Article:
TRAVERSE CITY — The flu has arrived in northwest Michigan, prompting vaccination recommendations from health officials.
"It's not too late for people to get their flu shot," said Dr. Michael Collins, medical director for county health departments in Grand Traverse, Benzie and Leelanau counties. "There's going to be people around with that disease for the next few months."
Collins said the number of positive test results for patients with influenza grew in recent weeks. Two weeks ago the reports showed five positive tests. Last week, 13 patients tested positive, he said.
"It does seem like it's here," Collins said. "It was going to happen sometime, and it seems to be doing it."
Collins has worked for the health departments for the past 20 years. This year's flu season is starting a little earlier than normal, and that vaccines administered in the near future should be effective for the rest of the season. It takes three weeks for the vaccine to become effective after it's administered, but that still leaves several weeks of flu season to be protected.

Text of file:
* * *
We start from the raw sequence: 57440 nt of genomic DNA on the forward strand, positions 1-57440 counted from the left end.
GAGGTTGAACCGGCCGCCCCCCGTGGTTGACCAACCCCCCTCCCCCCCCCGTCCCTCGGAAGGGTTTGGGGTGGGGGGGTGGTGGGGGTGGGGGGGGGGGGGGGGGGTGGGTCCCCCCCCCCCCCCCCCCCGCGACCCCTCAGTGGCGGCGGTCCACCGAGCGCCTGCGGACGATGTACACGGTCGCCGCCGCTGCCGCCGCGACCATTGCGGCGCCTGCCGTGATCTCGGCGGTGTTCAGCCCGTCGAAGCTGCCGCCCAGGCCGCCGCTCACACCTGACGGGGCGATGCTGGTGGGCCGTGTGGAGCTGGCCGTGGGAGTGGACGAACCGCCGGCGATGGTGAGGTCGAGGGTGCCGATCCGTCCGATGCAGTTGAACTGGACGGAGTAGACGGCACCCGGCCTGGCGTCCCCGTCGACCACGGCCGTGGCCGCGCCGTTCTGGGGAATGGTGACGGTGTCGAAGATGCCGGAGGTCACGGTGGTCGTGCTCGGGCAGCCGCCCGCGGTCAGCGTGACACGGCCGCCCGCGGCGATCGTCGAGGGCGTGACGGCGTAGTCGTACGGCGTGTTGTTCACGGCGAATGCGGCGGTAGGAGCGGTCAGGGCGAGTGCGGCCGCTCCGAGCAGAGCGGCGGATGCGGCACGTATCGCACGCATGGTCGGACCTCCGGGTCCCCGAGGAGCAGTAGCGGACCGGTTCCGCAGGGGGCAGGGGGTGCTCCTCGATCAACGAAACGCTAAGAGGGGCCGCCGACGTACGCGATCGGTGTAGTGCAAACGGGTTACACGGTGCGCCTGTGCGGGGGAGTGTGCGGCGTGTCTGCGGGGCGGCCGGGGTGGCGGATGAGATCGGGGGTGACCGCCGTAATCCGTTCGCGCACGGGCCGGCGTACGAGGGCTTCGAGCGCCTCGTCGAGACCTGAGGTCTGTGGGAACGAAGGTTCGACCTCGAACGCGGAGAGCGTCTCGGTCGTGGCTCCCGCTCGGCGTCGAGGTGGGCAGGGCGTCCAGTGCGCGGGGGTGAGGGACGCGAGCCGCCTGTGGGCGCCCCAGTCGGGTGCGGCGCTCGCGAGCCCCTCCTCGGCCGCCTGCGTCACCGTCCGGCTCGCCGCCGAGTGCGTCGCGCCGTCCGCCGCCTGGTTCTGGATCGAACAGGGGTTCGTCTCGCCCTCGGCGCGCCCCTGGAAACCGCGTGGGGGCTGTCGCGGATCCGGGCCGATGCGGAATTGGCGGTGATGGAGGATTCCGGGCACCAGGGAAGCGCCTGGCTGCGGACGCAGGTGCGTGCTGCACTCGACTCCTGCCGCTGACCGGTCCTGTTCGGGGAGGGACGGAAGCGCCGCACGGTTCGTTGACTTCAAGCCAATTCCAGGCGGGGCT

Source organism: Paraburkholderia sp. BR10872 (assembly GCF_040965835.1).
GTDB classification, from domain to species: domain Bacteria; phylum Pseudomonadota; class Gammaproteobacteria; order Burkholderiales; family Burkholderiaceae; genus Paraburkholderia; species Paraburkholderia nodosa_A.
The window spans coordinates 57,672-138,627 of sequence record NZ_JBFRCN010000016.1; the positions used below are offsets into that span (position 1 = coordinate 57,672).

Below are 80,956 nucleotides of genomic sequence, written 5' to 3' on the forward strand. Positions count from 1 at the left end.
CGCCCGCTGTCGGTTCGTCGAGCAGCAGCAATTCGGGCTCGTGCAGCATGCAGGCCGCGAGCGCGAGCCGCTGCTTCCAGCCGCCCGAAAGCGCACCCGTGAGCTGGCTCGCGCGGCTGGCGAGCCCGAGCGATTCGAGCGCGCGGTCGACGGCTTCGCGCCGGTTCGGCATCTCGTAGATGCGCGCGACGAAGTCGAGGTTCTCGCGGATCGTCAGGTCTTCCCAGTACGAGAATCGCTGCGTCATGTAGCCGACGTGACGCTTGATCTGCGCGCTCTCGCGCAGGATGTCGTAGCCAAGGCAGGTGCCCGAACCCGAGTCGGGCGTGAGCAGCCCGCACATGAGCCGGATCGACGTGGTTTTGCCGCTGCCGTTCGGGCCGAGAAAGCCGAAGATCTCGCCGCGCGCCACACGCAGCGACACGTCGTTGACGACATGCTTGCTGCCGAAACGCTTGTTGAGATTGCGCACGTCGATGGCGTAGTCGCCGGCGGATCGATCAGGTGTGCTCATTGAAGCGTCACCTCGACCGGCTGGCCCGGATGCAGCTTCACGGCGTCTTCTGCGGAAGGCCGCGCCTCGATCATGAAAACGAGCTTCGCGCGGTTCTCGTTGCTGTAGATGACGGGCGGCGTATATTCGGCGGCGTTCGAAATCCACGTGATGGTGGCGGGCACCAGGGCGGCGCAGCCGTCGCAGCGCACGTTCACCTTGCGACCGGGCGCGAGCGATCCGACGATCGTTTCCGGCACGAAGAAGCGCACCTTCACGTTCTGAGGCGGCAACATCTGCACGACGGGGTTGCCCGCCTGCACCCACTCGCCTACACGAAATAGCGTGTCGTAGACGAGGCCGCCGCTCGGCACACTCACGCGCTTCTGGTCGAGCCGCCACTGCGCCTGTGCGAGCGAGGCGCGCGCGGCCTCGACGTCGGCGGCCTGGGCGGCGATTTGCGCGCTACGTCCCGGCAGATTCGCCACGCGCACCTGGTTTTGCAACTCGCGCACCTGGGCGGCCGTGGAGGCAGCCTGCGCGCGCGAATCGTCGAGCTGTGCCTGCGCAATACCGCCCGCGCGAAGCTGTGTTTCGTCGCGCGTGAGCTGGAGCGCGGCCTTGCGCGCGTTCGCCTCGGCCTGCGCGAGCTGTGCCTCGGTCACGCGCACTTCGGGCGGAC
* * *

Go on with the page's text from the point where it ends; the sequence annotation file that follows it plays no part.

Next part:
The Centers for Disease Control and Prevention reports 5 to 20 percent of people fall ill with influenza each year and more than 200,000 are hospitalized by the disease.
The Grand Traverse County Health Department administers flu vaccinations by appointment weekdays and hosts an open clinic on Fridays.
Collins suggests people wash their hands frequently and stay away from those who appear sick to avoid catching the flu.
For more information about vaccines, call the Grand Traverse County Health Department at 995-6111.